She also mentioned another thing that happened during her first session that she found odd. The player next to her made a bet for the dealer on his hand. He was happy for the dealer when he won his hand because he thought the dealer would have gotten double his bet (in other words, he tipped $5 for the dealer, won the hand, the dealer won $5 for a total tip of $10). However, instead of putting the $10 in her toke box, the dealer let the two red chips ride on his next hand. Unfortunately, he lost the next hand and the dealer wound up with no tip. My friends question was this: Isn't the dealer supposed to put those chips that he bet for her and the one she won in her toke box?

I told her that when a player makes a bet for the dealer by placing a chip outside of the betting spot (which most players do), the player no longer has control over the chip. The dealer has control and she can place the chips in the toke box or let them ride on the next hand. My advice to my friend is that if you want to make a tip for the dealer, a better way to do it is to place the chip on top of the chip(s) in your betting spot. Here's why.

Bets that are made outside of the betting spot are controlled by the dealer. (As opposed to bets made inside, which are controlled by the player). When you place your chip outside, the dealer will pay herself if the hand wins and earn double the tip (she keeps the original chip you bet for her and the chip won on the hand). If instead, you place the chip inside and the hand wins, the dealer pays you (not herself). You then turn around and give the dealer the chip she won for the chip you bet for her on the hand.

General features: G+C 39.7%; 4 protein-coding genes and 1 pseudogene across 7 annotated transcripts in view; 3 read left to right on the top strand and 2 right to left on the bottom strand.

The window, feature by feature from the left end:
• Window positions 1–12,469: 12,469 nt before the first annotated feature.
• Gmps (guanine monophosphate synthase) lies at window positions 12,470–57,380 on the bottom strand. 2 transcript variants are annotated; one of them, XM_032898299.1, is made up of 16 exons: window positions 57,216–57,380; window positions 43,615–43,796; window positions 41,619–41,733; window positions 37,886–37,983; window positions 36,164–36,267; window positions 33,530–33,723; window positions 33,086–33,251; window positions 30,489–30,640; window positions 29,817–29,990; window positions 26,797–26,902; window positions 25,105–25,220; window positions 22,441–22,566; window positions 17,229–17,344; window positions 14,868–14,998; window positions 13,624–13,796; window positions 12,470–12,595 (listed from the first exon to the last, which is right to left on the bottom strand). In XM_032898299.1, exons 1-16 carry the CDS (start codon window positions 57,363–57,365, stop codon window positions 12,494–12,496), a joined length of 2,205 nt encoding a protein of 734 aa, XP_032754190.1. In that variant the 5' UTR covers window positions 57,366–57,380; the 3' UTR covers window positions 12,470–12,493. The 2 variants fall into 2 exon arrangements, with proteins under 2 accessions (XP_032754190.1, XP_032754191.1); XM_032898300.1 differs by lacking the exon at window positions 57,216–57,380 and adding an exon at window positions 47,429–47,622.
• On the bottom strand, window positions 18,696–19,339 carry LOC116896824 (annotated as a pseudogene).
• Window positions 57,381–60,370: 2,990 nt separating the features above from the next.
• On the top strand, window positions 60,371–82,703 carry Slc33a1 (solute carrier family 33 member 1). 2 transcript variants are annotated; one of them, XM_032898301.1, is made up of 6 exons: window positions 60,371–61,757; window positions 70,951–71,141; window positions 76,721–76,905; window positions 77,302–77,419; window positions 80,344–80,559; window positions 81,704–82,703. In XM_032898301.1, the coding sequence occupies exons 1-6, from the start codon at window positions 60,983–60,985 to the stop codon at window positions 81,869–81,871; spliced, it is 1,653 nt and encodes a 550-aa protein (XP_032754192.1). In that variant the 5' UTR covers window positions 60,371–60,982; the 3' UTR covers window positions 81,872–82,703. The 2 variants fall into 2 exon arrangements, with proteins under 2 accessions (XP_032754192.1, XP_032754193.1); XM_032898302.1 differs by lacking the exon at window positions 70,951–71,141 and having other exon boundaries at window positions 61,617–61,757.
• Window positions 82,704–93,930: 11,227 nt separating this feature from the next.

By placing your bet for the dealer inside the betting spot (on top of your chip), you control all the chips (including the one you bet for the dealer). This method of tipping also saves you 50 percent of the money you give to the dealer because you keep the original chip that you bet for her (you only give her the winning chip). Betting this way also gives you the option of wagering that same chip again for the dealer on the next hand. I suggested to my friend to let the chip ride hand after hand until she lost. This will give her a lot of mileage for an initial one chip bet for the dealer, make it look like she is a big spender, and those chips she wagered for the dealer will count toward her table rating (for comps).

After my friend got a few playing sessions under her belt, she wanted to learn card counting. I decided to teach her Speed Count (since math is not her strong point). In just one practice session, she mastered it and found it easy keep the Speed Count when she played blackjack.

The last time we spoke, she told me she loves the game of blackjack, and so far, she is ahead and having a ball. She thanked me for all the advice I had given her. I, in turn, told her she was a great student, and I was happy that she became an advantage player.

Recent Articles
Best of Henry Tamburin
Henry Tamburin

Henry Tamburin is the author of the best-selling book, Blackjack: Take The Money and Run, editor of the Blackjack Insider e-Newsletter, and Lead Instructor for the Golden Touch Blackjack course. For a free 3-month subscription to his blackjack newsletter with full membership privileges, visit www.bjinsider.com/free. For details on the Golden Touch Blackjack course visit www.goldentouchblackjack.com or call 866/WIN-BJ21. For a free copy of his casino gambling catalog featuring over 50 products call 888/353-3234 or visit the Internet store at www.smartgaming.com.

Henry Tamburin Websites:

www.smartgaming.com

Books by Henry Tamburin:

> More Books By Henry Tamburin

Henry Tamburin
Henry Tamburin is the author of the best-selling book, Blackjack: Take The Money and Run, editor of the Blackjack Insider e-Newsletter, and Lead Instructor for the Golden Touch Blackjack course. For a free 3-month subscription to his blackjack newsletter with full membership privileges, visit www.bjinsider.com/free. For details on the Golden Touch Blackjack course visit www.goldentouchblackjack.com or call 866/WIN-BJ21. For a free copy of his casino gambling catalog featuring over 50 products call 888/353-3234 or visit the Internet store at www.smartgaming.com.

Henry Tamburin Websites:

www.smartgaming.com

Books by Henry Tamburin:

> More Books By Henry Tamburin